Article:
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Greta Rybus

Greta Rybus is a photojournalist and photo editor living in Portland. She started her blog, “Who I Met," as a way to begin juicy conversations with interesting people she meets. The blog has migrated with her from Montana, Europe, and, finally, to her new and dearly-loved home in Maine. You can see more of her work at www.gretarybus.com

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Who I Met with Greta Rybus
Posted: April 22, 2013

HANNAH SHERWOOD- Art Student

It’s been a rough week. When tragedy strikes, we look for solace where we can: small signs of sanity, beauty, and positivity that balance out the bad. Hannah Sherwood’s artwork is based on making physical signs in our landscape to buoy our spirits. Hannah’s fence projects, made of masking tape on chain link fencing, are part of her senior thesis project at Maine College of Art. She placed her last installation last week, on a cold April day that felt dishearteningly un-springlike. Where the blossoms had forgotten to bloom, Hannah’s art had popped up instead­ – bits of color in a still dreary landscape.

WHAT IS IMPORTANT TO YOU?

Doing what I love, definitely. I really like to have a positive feel to all of my work. This project is based on Portlanders as my client, even if they don’t know they are. So I wanted just I wanted these to serve as suspended thoughts to interrupt their daily routine. I just wanted to give them a boost of inspiration, just make people happy.

 WHAT LESSON HAVE YOU LEARNED OR ARE LEARNING?

Always tell people that you love them. One of my really good friends died in December. And that really inspired this project. Stop worrying about the small things and just let it be.

 WHAT DO YOU WANT IN YOUR LIFE?

I want to live creatively, work creatively, and travel.

WALK ME THROUGH THIS PROCESS.

The first step is finding a location. So, I look for potential chain-link fences where I think might reach a lot of Portlanders that are different than the ones I’ve reached before. Once I find the chain-link fence, I photograph it, and I take the photograph into Photoshop and do measurements. I determine the height and width of my letters. And, then I start creating the letters by filling in the grid with color. I print it out a couple times and hang it up and get the spacing right for the letters. Once I print it, I go to the fence and start counting with my first letter and follow the grid, like you would with the latch rug.

 HOW DO YOU DETERMINE WHAT WORDS YOU WILL USE?

Once I find the location, I think about the people that pass by. If it’s in an intersection, it might be commuters. So I picked for the Marginal Way location exit, so I thought about people who have a daily routine and do the same thing every day, so I chose “Let It Be” to sort of interrupt their day in a good way. And then, for the two installations on the paths, I thought about people and what they are doing when they are here. So, one of them was “Believe you can and you are halfway there.” So I was thinking about people who are exercising, or who might have other things in their life happening. This one is like my all-time favorite saying, “Shine On,” I just love that.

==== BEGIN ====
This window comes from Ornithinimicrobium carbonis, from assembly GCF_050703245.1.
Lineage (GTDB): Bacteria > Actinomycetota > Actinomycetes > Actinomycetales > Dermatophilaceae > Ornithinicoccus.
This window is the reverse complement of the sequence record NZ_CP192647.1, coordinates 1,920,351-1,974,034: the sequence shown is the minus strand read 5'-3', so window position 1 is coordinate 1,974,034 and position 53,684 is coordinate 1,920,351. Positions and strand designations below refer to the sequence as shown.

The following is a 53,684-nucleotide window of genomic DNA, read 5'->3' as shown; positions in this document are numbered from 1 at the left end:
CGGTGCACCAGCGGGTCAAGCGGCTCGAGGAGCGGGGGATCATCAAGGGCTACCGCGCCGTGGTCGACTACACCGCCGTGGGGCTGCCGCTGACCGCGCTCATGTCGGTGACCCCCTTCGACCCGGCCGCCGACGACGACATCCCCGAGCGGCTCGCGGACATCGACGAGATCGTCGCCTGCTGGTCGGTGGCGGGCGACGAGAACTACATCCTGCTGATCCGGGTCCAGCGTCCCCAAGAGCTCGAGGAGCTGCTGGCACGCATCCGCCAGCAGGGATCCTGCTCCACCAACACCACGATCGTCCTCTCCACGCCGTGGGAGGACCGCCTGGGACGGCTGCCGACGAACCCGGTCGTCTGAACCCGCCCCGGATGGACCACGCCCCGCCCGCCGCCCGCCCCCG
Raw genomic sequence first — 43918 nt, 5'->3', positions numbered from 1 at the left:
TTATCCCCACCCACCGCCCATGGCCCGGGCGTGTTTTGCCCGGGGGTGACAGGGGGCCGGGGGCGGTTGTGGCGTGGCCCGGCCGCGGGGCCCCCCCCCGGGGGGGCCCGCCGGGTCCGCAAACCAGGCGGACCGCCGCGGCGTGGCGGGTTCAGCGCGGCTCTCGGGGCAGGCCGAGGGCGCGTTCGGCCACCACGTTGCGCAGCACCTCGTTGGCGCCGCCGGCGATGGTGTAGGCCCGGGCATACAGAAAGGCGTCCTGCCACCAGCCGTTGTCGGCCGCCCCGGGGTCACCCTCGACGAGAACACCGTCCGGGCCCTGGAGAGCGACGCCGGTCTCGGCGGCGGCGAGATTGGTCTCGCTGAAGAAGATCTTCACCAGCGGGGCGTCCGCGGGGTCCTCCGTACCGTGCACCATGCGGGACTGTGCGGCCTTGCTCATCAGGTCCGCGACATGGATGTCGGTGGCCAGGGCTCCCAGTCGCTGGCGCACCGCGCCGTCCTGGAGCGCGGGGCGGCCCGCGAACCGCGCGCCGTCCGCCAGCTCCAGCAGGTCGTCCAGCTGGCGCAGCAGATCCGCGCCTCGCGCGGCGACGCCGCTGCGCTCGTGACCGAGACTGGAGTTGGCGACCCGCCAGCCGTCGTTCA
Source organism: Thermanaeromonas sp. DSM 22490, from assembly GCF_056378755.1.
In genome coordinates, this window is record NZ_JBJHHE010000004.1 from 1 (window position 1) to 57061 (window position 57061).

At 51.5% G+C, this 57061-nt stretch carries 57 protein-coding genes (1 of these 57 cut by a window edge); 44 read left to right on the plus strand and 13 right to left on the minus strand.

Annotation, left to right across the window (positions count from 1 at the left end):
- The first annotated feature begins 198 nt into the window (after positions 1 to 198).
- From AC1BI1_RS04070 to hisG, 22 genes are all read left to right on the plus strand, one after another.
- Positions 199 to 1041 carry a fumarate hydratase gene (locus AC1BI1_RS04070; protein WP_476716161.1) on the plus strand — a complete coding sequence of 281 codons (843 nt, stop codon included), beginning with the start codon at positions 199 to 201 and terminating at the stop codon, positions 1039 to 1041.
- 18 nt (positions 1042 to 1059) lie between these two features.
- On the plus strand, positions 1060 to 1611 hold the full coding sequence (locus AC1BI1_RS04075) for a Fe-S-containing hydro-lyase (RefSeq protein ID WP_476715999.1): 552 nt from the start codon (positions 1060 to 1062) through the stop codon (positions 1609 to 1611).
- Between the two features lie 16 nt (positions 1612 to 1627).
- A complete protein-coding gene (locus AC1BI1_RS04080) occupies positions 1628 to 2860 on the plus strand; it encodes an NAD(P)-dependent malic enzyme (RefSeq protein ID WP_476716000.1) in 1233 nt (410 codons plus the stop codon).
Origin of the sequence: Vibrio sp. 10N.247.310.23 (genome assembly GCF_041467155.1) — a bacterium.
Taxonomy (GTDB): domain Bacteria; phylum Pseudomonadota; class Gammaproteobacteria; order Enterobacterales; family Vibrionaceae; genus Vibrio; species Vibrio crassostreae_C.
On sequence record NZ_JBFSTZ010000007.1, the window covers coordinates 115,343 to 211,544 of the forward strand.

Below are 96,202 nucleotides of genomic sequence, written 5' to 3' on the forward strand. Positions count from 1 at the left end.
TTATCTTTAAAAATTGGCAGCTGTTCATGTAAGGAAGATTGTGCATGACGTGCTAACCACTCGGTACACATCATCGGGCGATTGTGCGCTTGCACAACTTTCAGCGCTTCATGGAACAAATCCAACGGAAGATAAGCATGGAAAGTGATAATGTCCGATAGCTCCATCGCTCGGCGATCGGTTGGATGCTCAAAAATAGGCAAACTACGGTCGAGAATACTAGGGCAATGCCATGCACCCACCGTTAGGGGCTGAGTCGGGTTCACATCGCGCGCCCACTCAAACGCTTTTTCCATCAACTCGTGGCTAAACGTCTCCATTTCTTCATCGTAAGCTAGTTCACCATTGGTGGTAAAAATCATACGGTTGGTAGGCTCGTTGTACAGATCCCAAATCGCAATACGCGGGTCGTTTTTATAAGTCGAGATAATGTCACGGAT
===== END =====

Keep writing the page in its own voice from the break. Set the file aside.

WHY IS THAT YOUR FAVORITE SAYING?

I just think it’s so positive and happy and I love to wear glitter. I love anything that sparkles. And I know that the sun is always so pretty here, so I thought about that, too. And I thought about people running by: Shine On.

Courtesy of Hannah Sherwood.

 WHAT HAS BEEN YOUR FAVORITE INSTALLATION SO FAR?

“Let It Be” on Marginal Way. And I’ve been tracking the social media response, too. So people have been hashtagging #letitbe, and probably about 50 people that I don’t know have uploaded pictures of it. So that’s been really cool to definitely see the actual spread of inspiration.

 WHAT HAS BEEN THE MOST NOTABLE RESPONSE?

I know exactly. I was up on the East End and this older woman came up to me and she stopped me – I was probably about halfway through the fence. And she asked me if I had done the “Let It Be” and she walked off and came back and said, “I want you to know that I was driving home after work one day, and I took a different route home that day, and I stopped at the light and I saw your message: “Let It Be”. And I was having one of the worst days in a long time, and I felt like it was fate that I had taken that way home to see it.” And that, right there, was enough for the entire project. And she just looked at me and put her hand on my shoulder and said “Thank you.”

 IS THIS A PROJECT YOU’LL CONTINUE AFTER YOU GRADUATE?

Yeah, I think so. We’re doing a memorial 5k for my friend who passed way. And we are going to make a big sign for everyone at the finish line. And I think we’ll continue it – maybe a few messages this summer. I was really hoping it would be greener. I’ll do one more when it is sunny and green.

 WHAT WILL HAPPEN TO THESE INSTALLATIONS?

Some of them get taken down because of the weather. Some of them that people can’t get to, I’ll go and remove them.  I knew going into it that I’d be using temporary materials. The Congress Street one is at a bus stop, and I knew going into it that people would pick it apart.

 

Did you see Hannah’s installations around town? Instagram your photos with the hashtag #i2i, so Hannah can see them.

See more of Hannah’s work here.

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